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A window into a TCK experience

I read a great post on 8Asians over the summer. The author is a TCK, and he talks about his TCK-ness being what defines his identity, rather than passport or country he lives in or accent he speaks with. It is a great window into a TCK experience – one of many different TCK experiences. Read the full article here.

Here are a few quotes from the article…

I don’t feel this sense of being torn between my Asian heritage and my American culture–I belong to both, yet feel connected to neither.

I love this. The author is comparing a difference he perceives between immigrant culture and a TCK perspective. The second-generation immigrant often struggles to find an identity that combines the culture of their parents and the culture they are living in. It seem that for some TCKs there is less of a struggle – that it is okay to be both at once. Perhaps this is because when TCKs grow up in international communities, this both-and identity is normal. Others may try to label them, but within the TCK community it is fine to claim several different cultural/geographical identities.

Here is one of the best descriptions I’ve read of the struggle to answer the seemingly simple “where are you from”:

As a Third Culture Kid, asking us “Where are you from?” usually ends up in either spouting off a mini life story and explanation, followed by an assertion that we’re not weird–or by a confused look and awkward search for words. Does it mean what my ethnicity is? Where was I born? What school did I go to? Where did I grow up? Where do I get my accent?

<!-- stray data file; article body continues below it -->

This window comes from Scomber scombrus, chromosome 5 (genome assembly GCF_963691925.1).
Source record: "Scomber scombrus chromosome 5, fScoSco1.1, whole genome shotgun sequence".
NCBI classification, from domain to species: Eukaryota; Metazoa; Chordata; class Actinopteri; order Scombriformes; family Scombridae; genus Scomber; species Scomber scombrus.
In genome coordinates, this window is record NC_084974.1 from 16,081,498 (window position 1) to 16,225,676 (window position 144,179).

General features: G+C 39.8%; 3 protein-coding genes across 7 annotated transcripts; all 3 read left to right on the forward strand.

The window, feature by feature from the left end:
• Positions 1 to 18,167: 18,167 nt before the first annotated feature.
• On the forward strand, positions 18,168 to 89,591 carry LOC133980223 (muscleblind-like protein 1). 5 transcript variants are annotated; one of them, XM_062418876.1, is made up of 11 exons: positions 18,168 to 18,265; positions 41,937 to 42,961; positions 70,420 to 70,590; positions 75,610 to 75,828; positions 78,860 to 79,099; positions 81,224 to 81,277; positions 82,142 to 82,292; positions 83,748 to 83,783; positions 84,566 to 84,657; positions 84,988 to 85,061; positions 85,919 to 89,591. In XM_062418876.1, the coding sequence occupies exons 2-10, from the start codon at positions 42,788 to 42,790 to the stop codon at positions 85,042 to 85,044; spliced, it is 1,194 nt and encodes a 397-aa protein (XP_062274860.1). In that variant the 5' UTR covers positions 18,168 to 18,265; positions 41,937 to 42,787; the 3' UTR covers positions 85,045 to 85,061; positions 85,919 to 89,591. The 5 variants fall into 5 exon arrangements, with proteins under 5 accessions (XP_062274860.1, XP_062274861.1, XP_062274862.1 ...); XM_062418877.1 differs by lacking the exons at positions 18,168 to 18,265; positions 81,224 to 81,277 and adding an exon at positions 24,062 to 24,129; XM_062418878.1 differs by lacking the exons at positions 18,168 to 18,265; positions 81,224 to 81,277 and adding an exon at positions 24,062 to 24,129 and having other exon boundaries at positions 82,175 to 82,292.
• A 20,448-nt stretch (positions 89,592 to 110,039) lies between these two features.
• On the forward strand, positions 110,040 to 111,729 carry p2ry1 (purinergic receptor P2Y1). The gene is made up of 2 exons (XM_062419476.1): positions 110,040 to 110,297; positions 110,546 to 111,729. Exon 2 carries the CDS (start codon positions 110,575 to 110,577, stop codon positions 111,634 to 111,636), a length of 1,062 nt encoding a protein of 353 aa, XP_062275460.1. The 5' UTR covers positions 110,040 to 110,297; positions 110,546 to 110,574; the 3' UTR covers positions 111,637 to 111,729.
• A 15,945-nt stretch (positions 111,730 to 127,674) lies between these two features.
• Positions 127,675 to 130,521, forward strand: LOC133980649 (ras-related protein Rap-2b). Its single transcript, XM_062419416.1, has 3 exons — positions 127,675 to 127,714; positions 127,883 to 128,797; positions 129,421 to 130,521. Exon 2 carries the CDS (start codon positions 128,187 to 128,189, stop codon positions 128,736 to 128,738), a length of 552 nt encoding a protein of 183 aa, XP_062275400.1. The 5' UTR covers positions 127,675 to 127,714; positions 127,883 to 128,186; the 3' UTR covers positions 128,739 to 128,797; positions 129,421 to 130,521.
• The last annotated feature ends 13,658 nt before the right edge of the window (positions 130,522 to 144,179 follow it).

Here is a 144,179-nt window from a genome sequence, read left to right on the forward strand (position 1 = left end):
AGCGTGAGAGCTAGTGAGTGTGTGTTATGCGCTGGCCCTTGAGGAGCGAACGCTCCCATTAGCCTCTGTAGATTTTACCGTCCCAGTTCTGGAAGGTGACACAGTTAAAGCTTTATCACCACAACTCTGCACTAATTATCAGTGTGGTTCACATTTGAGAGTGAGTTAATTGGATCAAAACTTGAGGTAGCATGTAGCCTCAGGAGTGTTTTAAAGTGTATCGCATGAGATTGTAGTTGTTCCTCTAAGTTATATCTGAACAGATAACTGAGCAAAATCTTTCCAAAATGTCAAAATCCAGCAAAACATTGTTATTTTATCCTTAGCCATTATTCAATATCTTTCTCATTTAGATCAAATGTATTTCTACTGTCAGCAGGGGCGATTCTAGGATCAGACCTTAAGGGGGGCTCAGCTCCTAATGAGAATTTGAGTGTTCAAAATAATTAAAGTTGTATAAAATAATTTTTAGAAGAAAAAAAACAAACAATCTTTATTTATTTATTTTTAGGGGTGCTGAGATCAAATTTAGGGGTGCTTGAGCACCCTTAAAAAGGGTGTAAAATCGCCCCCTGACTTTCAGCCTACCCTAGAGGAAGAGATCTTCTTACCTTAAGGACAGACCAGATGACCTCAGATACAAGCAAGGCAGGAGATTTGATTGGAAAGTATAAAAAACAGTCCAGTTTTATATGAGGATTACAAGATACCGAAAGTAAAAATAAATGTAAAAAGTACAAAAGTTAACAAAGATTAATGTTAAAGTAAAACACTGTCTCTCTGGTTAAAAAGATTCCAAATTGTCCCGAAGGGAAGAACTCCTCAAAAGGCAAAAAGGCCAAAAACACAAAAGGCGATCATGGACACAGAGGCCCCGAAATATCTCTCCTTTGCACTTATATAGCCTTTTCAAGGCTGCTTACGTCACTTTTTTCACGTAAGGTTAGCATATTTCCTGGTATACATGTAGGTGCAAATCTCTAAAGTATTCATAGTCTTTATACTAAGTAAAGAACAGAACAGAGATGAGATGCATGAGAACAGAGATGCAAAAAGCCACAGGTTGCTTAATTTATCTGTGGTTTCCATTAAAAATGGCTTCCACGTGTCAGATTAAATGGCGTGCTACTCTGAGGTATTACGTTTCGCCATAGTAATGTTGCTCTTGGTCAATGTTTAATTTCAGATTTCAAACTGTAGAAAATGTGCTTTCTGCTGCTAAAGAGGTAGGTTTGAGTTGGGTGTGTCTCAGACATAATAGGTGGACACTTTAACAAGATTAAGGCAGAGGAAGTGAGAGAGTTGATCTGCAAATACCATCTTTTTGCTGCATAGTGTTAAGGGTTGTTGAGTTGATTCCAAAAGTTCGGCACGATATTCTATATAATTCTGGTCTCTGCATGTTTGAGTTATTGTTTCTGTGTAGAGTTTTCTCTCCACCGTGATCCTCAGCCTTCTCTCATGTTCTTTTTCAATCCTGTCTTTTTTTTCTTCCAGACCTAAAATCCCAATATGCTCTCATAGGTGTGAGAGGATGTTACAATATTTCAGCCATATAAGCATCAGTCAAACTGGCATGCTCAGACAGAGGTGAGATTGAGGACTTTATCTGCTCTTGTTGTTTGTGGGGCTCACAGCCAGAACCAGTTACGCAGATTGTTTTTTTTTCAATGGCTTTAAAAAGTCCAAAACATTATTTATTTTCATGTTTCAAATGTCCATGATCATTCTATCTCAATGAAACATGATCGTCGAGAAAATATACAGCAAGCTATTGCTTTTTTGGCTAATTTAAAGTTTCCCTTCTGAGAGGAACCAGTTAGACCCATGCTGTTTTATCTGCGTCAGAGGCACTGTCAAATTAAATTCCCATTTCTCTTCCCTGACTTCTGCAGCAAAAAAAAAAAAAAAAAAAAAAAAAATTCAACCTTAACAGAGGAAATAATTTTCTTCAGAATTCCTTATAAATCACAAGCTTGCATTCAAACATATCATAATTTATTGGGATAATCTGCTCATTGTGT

This is a lovely, whimsical description of a TCK world.

We didn’t know that a visa was a credit card when we came to the U.S. for college, we drunk dial friends internationally, we memorized the different time zone differences so we knew when to contact our friends, we don’t feel the need to be American or any other citizenship, and we talk about traveling to different countries like they aren’t far-off, exotic lands, but just other places that are as easily accessible as a simple bus ride to the other side of town.

When the world is home, nowhere is exotic – but there is always another corner of home to explore.

Related article: Nathaniel compares working with TCKs in Cambodia to working with Chinese-Australians in Sydney.

 
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Posted by on September 8, 2011 in TCKs

 

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The Minor Prophets: conclusion